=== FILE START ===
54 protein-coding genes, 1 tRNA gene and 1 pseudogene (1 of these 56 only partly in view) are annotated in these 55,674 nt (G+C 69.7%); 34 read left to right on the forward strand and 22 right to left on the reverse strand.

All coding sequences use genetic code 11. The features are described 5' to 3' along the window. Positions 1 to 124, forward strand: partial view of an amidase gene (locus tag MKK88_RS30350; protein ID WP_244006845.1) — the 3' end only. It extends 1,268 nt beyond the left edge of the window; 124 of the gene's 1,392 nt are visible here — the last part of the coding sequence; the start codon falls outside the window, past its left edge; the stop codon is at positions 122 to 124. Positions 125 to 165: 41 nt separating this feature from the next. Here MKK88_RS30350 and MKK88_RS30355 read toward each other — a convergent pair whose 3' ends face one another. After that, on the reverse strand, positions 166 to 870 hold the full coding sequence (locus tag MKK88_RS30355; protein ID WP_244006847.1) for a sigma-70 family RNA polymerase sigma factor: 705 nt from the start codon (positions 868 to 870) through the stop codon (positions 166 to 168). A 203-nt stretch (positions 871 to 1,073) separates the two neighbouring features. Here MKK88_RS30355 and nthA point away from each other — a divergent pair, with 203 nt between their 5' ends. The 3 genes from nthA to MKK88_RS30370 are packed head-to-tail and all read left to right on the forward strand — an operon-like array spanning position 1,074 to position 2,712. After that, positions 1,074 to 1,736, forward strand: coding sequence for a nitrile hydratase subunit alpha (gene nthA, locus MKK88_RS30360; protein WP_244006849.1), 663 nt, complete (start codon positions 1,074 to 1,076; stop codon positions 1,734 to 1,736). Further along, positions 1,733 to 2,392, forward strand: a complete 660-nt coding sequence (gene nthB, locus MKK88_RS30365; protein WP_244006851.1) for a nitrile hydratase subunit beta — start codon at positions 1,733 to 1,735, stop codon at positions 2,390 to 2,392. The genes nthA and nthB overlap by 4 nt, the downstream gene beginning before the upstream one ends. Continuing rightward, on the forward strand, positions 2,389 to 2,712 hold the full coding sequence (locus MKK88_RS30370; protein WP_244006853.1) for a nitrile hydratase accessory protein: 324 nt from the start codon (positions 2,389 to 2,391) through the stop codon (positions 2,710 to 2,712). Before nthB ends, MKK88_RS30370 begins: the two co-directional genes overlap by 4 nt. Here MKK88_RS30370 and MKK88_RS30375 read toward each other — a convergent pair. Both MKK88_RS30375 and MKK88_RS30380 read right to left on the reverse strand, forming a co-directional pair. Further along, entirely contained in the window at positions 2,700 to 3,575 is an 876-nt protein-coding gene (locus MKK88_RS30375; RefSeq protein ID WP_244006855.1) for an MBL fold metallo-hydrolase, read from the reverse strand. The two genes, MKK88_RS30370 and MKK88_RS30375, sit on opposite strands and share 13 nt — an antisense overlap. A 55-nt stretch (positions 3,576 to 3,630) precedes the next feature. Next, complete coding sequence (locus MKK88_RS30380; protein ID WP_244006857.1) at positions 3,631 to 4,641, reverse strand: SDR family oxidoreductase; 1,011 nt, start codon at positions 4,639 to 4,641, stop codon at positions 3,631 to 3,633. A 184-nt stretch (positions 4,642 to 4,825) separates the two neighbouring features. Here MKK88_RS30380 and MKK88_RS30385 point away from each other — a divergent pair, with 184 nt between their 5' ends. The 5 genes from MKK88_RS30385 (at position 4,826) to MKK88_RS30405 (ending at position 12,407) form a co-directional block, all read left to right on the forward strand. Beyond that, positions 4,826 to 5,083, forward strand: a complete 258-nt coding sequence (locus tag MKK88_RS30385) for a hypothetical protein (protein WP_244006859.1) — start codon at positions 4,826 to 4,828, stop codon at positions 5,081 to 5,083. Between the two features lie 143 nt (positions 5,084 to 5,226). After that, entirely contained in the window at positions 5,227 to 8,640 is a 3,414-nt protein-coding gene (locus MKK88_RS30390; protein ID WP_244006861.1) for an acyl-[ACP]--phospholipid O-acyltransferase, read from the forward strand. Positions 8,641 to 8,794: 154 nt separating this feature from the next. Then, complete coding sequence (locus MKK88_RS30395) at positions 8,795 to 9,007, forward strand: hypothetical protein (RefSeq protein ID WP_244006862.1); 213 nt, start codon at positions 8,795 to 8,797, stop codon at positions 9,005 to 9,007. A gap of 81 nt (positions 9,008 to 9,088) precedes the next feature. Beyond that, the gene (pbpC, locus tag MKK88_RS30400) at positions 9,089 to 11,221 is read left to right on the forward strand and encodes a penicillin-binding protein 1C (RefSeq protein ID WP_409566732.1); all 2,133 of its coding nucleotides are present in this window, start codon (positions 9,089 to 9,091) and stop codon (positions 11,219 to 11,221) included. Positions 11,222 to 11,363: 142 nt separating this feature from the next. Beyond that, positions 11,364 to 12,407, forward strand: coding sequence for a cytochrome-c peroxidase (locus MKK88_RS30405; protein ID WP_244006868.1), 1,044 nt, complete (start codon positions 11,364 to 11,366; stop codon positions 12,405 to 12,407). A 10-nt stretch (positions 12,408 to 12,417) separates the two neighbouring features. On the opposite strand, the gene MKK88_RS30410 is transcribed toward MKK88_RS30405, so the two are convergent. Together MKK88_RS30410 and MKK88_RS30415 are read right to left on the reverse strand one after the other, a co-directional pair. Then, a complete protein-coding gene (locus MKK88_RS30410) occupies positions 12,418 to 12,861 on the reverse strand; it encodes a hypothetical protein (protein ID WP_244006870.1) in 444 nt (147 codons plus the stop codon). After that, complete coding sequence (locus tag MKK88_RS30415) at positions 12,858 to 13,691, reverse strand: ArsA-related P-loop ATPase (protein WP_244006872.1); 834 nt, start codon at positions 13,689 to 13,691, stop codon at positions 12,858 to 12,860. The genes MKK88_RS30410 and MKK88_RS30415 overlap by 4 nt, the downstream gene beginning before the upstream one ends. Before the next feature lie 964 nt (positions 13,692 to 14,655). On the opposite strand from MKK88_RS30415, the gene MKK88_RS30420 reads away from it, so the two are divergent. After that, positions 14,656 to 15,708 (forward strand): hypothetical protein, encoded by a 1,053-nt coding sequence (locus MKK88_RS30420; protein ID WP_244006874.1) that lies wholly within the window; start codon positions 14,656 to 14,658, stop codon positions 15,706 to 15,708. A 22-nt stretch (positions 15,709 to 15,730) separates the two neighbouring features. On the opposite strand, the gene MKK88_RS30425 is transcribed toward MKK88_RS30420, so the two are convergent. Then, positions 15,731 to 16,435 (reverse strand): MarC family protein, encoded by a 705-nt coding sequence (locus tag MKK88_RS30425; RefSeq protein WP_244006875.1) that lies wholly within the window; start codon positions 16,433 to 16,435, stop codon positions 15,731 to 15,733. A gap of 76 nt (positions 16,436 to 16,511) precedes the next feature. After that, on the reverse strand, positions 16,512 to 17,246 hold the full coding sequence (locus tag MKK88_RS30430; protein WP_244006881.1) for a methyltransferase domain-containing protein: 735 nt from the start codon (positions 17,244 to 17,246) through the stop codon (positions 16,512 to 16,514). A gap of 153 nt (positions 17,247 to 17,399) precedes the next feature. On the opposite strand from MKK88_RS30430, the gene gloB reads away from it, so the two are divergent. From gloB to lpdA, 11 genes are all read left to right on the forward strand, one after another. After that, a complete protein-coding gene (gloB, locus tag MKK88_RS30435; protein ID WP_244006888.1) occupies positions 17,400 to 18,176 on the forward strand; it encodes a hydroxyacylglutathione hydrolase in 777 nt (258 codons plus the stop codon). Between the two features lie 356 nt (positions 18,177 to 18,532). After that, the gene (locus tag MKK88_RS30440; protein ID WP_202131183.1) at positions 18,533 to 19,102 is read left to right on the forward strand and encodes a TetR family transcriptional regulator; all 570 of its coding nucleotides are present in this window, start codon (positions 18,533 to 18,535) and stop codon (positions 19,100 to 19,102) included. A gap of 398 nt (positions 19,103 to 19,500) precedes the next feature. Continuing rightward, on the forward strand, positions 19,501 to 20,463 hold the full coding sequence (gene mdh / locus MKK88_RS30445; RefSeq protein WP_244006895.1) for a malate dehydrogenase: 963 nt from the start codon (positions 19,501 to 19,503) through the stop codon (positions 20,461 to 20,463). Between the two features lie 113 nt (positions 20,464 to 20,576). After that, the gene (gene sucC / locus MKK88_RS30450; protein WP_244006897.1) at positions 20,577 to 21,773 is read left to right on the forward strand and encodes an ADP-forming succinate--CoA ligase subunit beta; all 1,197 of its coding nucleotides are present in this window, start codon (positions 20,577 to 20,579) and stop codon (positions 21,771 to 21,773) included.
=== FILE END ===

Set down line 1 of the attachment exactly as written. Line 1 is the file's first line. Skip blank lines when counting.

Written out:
54 protein-coding genes, 1 tRNA gene and 1 pseudogene (1 of these 56 only partly in view) are annotated in these 55,674 nt (G+C 69.7%); 34 read left to right on the forward strand and 22 right to left on the reverse strand.